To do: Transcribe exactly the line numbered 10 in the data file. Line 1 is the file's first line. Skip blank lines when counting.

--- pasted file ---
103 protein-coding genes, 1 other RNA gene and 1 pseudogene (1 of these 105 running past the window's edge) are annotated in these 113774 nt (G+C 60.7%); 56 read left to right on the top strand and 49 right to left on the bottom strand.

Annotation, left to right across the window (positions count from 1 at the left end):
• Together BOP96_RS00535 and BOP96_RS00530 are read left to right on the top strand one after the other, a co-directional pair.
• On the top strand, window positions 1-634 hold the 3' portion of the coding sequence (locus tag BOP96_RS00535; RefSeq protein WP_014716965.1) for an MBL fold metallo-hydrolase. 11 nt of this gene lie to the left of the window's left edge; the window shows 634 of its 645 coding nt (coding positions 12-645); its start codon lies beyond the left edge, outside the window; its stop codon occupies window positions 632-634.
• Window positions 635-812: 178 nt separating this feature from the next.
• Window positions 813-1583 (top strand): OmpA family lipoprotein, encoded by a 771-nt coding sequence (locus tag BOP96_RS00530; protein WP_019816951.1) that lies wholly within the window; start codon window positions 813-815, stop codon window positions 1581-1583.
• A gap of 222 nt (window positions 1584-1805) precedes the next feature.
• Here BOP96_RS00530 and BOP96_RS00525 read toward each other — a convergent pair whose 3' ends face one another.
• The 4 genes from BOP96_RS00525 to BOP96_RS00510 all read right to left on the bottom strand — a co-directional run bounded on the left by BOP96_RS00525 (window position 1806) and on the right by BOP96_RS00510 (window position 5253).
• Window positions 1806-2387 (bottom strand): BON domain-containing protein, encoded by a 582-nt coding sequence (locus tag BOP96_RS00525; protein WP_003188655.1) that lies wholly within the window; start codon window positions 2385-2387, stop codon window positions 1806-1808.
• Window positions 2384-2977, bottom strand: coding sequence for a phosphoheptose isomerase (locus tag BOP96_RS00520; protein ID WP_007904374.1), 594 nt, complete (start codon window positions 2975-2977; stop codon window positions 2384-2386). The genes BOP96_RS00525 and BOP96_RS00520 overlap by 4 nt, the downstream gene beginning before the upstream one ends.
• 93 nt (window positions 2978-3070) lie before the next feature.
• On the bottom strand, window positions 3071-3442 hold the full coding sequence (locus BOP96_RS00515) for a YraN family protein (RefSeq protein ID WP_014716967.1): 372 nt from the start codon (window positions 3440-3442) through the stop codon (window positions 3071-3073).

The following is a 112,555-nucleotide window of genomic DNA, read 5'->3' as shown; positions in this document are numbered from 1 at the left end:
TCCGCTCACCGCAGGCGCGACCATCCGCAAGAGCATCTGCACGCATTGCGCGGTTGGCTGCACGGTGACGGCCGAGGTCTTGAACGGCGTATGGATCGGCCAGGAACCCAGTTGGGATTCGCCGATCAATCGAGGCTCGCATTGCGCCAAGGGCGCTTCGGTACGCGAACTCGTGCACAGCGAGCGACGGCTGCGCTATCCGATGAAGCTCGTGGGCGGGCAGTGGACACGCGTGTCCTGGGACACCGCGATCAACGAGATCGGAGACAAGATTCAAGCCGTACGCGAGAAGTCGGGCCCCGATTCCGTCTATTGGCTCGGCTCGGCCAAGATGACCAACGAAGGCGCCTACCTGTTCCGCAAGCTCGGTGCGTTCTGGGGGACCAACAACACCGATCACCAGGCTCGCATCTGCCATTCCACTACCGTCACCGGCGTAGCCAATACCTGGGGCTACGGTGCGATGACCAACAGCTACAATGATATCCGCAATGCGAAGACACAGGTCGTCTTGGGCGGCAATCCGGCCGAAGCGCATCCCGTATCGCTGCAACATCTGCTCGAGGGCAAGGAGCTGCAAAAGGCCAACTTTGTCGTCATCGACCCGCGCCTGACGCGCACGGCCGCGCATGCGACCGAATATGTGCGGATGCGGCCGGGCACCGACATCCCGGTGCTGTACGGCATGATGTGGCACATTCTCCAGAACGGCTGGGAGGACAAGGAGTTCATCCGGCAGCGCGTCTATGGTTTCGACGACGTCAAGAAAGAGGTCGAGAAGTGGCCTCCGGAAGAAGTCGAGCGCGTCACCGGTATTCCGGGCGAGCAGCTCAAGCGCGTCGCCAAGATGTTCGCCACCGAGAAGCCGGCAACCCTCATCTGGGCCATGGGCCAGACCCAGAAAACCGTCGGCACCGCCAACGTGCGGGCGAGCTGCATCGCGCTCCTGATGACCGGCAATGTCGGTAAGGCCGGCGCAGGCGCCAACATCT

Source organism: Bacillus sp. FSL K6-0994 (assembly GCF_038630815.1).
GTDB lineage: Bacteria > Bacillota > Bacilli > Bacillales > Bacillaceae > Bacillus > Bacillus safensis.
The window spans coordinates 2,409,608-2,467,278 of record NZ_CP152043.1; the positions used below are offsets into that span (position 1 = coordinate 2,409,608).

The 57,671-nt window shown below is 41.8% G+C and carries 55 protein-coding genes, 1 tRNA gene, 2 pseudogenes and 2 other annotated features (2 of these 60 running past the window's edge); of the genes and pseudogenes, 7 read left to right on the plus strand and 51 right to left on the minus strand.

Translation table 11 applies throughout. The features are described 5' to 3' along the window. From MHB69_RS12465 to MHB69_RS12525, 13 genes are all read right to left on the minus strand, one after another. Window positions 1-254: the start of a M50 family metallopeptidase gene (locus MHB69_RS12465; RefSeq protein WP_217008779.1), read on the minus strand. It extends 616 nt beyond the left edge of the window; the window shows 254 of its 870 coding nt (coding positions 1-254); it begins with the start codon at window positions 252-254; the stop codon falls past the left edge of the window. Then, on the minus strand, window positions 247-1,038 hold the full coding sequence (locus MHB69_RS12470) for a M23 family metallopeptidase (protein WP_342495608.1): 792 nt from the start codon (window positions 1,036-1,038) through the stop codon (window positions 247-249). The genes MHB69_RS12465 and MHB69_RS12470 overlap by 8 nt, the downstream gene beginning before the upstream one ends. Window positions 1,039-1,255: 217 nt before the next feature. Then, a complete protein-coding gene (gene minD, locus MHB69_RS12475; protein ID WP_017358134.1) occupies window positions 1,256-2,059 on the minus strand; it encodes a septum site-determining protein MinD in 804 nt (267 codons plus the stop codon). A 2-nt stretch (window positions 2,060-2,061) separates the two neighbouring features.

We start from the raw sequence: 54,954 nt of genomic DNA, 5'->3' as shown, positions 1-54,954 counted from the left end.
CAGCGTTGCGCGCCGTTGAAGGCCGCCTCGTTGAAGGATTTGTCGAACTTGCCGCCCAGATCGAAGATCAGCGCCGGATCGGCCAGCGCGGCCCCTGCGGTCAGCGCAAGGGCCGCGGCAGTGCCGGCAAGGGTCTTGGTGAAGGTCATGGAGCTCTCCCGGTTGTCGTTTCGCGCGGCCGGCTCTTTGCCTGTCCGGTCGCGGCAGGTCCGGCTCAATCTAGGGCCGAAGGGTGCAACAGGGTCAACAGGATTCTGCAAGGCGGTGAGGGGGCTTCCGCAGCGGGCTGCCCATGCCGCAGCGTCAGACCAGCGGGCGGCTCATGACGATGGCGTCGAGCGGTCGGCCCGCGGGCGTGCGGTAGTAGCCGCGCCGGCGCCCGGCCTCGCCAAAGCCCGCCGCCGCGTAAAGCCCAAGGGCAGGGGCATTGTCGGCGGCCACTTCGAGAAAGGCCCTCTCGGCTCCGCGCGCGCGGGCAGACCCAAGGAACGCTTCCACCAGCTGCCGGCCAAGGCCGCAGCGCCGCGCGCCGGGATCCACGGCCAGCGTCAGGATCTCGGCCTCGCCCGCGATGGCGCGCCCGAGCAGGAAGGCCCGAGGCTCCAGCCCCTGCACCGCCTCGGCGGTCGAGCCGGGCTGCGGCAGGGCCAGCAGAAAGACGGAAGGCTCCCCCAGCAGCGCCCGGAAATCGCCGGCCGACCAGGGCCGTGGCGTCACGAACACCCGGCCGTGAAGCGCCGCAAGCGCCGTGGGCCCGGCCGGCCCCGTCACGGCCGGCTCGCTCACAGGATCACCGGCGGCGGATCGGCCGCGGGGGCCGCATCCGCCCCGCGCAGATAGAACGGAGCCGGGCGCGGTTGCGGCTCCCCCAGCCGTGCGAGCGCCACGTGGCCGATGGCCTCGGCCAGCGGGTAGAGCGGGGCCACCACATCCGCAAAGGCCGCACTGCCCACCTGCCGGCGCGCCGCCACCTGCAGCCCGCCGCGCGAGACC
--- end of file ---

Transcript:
• Window positions 1806-2387 (bottom strand): BON domain-containing protein, encoded by a 582-nt coding sequence (locus tag BOP96_RS00525; protein WP_003188655.1) that lies wholly within the window; start codon window positions 2385-2387, stop codon window positions 1806-1808.